makes you miss the soothing tones of Peter Jennings.
Fire on Beacon Street.  Pre-sprinklered, 1896.

Then the real heroes show up, heavy black coats
disappearing into thick black smoke, midday sun
bouncing off shiny helmets.  Even the River closes.
Reporters stuck in Cambridge.  Who’s home now?

Students, future famous musicians of Mass Ave.
But the post-squelching-of-flame drama is up,
on the roof. Captured by news copters.  Six men
frantically pump a chest before the feed goes black.

[Prompt: Sex and Death]

6 Chef’s Hell

[For Gordon Ramsay]

Those blazing hissy fits are bettered by
his  British accent, poured over ice.
And they deserve it, the flaming fools who
store raw poultry with thawing meatloaf.

Nor should appetizers be tepid, much less
“hideous.”  Tongue-skewering is earned

by the sous man who wilts everything
he touches.  And head waiter’s burden
is to warm disgruntled diners with bread.
But the viewer only partly salivates over

the entree to be.  She returns again, again,
for each week brings the guarantee of fire.

5 Poetry Lover

As always, the woman pretends to sleep,
but he whispers promises in her ear, trails
his lying tongue down her hot neck as if
somehow he is doing her a favor quenching
a thirst he created.  He’s pretty good at what
he does, the bastard, but only intermittently.

Besides, his generosity is spread too thin.
Tomorrow, he’ll be with another woman,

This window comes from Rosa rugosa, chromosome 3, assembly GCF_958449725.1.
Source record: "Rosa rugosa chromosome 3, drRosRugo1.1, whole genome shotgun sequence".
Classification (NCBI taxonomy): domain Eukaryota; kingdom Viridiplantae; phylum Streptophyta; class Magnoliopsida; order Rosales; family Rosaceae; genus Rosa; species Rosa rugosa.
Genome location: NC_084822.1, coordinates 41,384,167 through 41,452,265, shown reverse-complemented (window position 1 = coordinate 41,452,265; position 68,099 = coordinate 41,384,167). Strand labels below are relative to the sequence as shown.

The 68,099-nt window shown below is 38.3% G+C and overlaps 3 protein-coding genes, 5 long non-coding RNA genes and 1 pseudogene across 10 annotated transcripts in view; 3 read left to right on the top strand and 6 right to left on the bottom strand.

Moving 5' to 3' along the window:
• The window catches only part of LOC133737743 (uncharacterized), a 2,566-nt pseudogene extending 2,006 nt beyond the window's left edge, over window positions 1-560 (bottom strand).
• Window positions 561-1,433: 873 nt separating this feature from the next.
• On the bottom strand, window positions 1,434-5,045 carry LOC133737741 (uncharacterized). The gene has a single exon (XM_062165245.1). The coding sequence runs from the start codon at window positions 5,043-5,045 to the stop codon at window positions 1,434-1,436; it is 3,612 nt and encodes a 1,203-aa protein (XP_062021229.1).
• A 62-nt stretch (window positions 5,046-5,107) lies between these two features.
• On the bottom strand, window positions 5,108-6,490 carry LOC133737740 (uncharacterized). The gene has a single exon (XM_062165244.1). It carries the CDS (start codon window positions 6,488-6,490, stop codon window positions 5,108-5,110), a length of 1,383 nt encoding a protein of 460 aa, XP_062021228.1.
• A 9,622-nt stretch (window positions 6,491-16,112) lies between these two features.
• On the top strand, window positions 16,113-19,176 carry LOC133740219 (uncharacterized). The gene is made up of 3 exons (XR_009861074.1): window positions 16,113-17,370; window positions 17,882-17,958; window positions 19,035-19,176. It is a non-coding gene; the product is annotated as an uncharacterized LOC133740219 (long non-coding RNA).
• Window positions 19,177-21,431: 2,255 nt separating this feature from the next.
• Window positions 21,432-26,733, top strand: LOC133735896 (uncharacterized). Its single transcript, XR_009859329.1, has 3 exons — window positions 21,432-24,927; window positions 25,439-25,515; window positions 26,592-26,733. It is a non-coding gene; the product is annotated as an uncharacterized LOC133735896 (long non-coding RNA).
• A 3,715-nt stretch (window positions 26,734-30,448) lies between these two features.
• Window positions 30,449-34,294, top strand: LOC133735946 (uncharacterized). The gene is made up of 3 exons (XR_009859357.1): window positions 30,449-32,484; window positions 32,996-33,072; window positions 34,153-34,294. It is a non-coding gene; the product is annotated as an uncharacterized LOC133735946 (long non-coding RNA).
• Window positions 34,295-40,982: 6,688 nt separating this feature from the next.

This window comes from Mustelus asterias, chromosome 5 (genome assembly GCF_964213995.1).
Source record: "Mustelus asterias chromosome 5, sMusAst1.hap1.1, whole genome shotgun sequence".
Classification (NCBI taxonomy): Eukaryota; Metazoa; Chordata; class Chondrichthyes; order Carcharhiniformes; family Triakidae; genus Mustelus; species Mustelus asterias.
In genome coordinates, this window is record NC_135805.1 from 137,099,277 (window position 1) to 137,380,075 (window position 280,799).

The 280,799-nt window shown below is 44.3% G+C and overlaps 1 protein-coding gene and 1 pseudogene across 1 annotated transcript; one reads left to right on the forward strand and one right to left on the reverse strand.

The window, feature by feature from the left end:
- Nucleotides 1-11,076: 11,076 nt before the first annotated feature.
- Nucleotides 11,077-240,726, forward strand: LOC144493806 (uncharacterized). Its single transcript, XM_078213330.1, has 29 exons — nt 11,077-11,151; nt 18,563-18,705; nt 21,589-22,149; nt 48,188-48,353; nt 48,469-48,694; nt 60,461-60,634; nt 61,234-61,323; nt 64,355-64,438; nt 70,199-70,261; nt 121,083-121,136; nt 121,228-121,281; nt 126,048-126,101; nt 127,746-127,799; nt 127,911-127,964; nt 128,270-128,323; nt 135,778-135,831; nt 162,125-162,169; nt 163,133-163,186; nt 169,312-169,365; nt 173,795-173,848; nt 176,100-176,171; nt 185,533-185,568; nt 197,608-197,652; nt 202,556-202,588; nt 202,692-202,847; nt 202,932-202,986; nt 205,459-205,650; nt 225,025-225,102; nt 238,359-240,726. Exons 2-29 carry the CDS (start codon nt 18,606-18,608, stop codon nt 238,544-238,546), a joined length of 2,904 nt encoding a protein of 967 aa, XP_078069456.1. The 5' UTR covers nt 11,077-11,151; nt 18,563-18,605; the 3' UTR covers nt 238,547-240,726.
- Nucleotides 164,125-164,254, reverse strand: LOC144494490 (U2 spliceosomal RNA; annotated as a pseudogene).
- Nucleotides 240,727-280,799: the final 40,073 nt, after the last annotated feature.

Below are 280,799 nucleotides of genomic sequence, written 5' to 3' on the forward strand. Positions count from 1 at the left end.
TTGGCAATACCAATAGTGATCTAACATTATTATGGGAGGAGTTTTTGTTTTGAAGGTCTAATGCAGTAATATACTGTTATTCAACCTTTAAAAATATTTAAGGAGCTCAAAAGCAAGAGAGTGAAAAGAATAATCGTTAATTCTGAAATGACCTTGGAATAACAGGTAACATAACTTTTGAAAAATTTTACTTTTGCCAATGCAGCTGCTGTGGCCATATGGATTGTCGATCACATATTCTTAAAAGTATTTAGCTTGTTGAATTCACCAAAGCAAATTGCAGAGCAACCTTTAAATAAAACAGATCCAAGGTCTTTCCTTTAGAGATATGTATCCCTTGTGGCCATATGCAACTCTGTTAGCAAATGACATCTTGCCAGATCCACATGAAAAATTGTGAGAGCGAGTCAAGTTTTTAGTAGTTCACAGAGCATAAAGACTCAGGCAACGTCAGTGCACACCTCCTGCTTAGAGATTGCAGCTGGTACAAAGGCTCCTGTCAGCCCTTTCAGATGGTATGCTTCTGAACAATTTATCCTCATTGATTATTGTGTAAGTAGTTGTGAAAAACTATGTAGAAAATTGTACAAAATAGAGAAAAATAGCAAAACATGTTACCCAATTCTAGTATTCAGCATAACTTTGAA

or man.  Sex, height, weight, family history,
level of education–he has no boundaries
whatsoever.  Any warm vessel will do, any
mind eager to wrap around him once more.

[Prompt:  Give poetry a personality and show how you really feel about it.]

4  A Song of Apostrophe

I sing to you of the past and a woman who first came
to New England across fields of maize in buffalo hide
and furry moccasins: your grandmother‘s grandmother’s
grandmother, buffeted by Canada’s wind and the foolish lips

who wanted to doom you by cultivating your future
before your birth could be imagined.  You are the future,
generation of girl who will never know the Black woman too,
who came by ship to make sons, to join the daughters of that

Indian woman who traveled on foot.  Women breathed in
hell on this Great Spirit’s Earth, just so you could exist.
Hear me in your dreams, see me in your mirror, feel me
when your hand can finally turn every knob it touches.